For the most part it's a tale of an adolescent, Trevor, who gets picked on a lot at school. Not as much as he used to, because the year before he called in a phony bomb threat, complete with a working bomb (minus anything that would actually explode). Because of this, parents and teachers are afraid of him, and his fellow students generally avoid him, except for a group of outcasts called the "Trogs". As violence by the Jocks against the Trogs escalates, Trevor is the suspect for anything gone wrong, even though he didn't necessarily do anything. One teacher is willing to give Trevor the benefit of the doubt, and casts him in a highly controversial play about (what else?) school shootings. It all comes to a head as some other students create a plan to bring guns to school and kill everyone in the cafeteria. Written by
[Shown on the videotape]
When I am gone, you will all have this to ponder and maybe realize why I did what I did. A little push in front of other kids is a very big deal, particularly when you know it's gonna happen to you every single day, every single day, every single day, you are almost relieved when it actually happens. You are always waiting, waiting for the next attack. They don't just hurt kids, they make you hurt yourself. I cant take two more years of this, and the more they call me ...
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A gritty meditation on teen violence that pulls no punches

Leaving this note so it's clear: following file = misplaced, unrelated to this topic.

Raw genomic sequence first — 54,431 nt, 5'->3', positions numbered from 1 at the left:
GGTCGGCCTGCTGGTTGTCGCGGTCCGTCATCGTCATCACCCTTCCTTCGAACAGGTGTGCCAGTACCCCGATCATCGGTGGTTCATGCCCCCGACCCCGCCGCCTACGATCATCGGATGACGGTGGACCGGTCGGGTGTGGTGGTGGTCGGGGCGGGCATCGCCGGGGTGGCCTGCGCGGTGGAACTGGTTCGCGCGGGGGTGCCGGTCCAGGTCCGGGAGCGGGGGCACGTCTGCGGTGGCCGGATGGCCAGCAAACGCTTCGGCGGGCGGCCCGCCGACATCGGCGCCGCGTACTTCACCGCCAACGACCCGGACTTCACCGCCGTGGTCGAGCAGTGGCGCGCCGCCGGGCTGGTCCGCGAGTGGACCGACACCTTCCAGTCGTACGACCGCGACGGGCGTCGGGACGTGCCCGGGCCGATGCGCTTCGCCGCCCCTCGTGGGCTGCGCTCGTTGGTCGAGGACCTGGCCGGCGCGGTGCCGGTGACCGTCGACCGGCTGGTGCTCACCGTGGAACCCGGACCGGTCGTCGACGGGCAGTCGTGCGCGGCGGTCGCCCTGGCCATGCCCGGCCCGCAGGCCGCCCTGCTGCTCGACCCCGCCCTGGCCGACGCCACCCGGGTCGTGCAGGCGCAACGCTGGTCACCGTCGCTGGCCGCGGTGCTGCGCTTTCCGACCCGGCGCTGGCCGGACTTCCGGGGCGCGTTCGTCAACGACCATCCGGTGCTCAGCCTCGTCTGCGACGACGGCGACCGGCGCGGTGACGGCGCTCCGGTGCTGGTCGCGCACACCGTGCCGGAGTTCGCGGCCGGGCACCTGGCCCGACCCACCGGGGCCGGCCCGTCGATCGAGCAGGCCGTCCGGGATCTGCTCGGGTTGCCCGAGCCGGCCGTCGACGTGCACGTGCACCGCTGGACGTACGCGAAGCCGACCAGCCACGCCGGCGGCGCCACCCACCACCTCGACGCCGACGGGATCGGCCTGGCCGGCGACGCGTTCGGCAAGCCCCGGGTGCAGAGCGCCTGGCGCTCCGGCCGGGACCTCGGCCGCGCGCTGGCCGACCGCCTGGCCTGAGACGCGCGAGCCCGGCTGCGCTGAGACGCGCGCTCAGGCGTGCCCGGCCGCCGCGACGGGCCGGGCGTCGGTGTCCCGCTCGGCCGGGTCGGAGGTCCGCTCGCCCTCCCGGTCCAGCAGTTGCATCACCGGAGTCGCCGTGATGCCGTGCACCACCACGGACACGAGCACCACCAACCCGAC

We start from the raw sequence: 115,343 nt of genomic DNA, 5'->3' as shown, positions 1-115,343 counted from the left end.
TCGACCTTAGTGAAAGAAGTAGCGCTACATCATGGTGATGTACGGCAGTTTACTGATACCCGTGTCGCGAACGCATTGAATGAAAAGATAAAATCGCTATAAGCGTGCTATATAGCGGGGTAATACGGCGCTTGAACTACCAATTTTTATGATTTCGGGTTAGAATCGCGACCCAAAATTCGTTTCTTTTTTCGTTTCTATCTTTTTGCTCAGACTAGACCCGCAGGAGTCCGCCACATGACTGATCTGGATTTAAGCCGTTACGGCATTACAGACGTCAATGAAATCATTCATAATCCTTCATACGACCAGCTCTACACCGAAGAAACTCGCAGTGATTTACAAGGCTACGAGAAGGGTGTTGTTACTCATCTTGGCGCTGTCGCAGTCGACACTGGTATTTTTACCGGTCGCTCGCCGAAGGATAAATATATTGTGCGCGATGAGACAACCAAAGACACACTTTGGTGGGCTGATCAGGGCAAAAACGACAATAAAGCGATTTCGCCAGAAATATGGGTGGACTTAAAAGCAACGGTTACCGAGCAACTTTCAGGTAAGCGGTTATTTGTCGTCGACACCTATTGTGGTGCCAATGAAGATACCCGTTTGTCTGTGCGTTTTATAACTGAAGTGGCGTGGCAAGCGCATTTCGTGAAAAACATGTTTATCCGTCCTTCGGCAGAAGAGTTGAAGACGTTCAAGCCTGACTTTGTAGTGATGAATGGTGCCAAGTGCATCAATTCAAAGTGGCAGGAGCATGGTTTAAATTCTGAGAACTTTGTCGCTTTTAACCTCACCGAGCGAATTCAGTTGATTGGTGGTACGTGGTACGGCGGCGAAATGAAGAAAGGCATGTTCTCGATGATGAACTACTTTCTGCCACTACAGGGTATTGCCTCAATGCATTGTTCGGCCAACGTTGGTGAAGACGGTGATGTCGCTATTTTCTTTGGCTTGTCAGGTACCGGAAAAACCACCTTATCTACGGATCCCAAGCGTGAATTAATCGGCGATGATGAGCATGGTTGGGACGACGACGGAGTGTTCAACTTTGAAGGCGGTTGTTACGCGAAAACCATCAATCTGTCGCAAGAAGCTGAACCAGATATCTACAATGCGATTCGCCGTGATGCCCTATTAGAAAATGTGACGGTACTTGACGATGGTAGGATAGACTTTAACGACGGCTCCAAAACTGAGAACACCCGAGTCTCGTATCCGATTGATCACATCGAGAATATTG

This movie feels like an after school special with teeth. While that may not sound like a compliment, it's good to see a film that has both its heart and its head in the right place: the message of the movie is worthwhile and the delivery of that message doesn't downplay the complexity of all the issues at hand. Doing both of those things and making the film watchable is a rare feat; doing both of those things and making it compelling is a small miracle.
The threat of violence hangs over every scene like a storm cloud. As we watch Trevor (Ben Foster in an amazing standout performance), an "at risk" kid, do what he has to to survive the rigors of daily life as an outsider, we are pulled into the pain of knowing that you don't belong. Several films (the entire John Hughes teen catalog comes to mind) turn outsiders into wretchedly noble characters and their popular and good-looking enemies into wicked brats with inferiority complexes. This one doesn't. It goes right to the root of Trevor's anger and shows how indignation and observation turn into a very rational and almost justifiable form of evil.
Can art redeem him? His do-gooder teacher Val Duncan (Tom Cavanagh, earning his acting chops here after showing his charm in "Ed") certainly hopes so. He casts Trevor for the lead part in the school play he is producing because he is perfect for it. This causes a stir among the student body, the faculty, Trevor's parents, and even within Trevor himself. You get the feeling that he is more concerned with the integrity of his production than potential controversy or consequences. There are even times when you feel like it is his strange, tough-love way of getting Trevor to face his demons head-on.
This is a film that adolescents, teens, parents, teachers, and principals need to see. In its own way, it moves you to hushed, contemplative silence, much the way "Saving Private Ryan" did. At the end of both, you know you have seen something that cuts to the bone, and you have to respect their power and vision.
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